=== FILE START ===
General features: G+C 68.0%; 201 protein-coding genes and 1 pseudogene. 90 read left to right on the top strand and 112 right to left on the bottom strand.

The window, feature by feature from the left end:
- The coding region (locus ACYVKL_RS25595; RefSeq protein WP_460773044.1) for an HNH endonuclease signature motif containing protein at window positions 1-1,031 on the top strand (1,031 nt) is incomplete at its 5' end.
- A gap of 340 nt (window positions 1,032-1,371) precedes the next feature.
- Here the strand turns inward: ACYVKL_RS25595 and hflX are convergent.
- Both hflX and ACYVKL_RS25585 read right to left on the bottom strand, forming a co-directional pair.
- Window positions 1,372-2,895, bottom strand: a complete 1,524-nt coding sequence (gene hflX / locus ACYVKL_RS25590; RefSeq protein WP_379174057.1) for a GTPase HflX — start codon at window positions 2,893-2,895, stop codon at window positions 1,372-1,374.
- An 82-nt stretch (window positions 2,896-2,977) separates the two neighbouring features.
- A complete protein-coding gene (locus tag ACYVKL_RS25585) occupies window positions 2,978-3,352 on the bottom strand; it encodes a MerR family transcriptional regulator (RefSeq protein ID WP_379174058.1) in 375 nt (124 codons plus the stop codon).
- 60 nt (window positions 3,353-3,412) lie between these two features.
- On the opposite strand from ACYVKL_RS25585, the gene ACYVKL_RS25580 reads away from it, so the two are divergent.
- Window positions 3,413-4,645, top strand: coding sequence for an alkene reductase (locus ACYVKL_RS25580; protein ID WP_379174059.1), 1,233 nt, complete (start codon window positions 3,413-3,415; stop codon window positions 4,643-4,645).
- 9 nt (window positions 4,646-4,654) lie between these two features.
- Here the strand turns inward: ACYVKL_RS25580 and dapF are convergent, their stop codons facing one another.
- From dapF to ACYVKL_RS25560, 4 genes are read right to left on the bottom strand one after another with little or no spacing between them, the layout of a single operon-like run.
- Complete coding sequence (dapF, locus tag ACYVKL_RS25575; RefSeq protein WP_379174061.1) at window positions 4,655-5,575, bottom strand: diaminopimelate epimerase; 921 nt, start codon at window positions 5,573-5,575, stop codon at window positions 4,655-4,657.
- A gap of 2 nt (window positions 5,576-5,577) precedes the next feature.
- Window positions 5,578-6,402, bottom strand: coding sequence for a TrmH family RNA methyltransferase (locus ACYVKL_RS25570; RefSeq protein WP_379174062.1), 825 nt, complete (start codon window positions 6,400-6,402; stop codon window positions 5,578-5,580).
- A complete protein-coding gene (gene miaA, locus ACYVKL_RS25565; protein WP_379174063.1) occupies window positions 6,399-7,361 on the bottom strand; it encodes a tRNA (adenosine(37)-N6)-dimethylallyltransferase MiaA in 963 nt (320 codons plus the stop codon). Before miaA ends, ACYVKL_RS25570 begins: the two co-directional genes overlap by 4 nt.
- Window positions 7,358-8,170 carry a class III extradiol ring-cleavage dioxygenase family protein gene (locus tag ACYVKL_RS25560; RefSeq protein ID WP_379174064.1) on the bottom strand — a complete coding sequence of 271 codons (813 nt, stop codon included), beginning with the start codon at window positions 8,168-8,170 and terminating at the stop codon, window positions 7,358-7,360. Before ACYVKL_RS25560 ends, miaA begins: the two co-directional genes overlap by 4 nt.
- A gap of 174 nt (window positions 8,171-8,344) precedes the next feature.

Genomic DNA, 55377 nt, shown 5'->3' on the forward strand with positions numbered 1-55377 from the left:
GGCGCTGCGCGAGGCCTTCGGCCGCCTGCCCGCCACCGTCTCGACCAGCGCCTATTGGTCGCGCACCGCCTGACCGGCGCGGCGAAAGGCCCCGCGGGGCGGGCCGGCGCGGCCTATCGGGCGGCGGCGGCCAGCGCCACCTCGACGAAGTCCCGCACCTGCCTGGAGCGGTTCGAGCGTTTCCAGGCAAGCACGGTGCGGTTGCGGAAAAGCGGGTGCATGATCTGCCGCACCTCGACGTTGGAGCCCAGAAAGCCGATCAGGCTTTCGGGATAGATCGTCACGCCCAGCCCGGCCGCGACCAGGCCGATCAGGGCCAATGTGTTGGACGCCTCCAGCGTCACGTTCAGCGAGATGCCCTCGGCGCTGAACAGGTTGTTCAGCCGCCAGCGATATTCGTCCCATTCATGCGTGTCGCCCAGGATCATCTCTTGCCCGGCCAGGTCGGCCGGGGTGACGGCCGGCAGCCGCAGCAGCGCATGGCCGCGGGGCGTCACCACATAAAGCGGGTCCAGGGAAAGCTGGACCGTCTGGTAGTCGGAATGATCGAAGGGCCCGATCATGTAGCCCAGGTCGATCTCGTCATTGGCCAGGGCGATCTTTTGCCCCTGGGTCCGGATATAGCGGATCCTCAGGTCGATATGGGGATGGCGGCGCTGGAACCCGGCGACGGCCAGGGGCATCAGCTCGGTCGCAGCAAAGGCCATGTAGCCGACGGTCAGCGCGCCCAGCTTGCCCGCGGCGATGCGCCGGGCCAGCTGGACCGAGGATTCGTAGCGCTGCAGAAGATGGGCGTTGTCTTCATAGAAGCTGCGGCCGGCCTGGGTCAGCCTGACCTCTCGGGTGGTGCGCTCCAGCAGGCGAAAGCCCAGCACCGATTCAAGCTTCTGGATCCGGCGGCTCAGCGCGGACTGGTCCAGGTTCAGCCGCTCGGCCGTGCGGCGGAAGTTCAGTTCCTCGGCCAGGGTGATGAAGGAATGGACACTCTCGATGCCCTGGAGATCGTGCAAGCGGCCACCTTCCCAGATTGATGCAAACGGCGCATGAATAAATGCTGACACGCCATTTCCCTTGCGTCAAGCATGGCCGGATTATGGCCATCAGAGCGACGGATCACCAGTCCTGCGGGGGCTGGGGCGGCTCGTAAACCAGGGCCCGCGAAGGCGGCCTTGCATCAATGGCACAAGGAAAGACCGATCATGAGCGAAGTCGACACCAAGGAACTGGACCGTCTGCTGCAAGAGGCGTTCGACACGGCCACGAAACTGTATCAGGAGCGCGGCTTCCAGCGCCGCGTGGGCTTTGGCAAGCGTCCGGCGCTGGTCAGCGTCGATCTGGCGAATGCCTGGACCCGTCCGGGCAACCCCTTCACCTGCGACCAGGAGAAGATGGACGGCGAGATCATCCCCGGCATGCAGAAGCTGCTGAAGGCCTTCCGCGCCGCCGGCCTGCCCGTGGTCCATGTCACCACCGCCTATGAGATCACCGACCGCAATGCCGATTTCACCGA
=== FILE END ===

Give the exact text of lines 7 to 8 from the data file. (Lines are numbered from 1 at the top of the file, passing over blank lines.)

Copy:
- Window positions 1,372-2,895, bottom strand: a complete 1,524-nt coding sequence (gene hflX / locus ACYVKL_RS25590; RefSeq protein WP_379174057.1) for a GTPase HflX — start codon at window positions 2,893-2,895, stop codon at window positions 1,372-1,374.
- An 82-nt stretch (window positions 2,896-2,977) separates the two neighbouring features.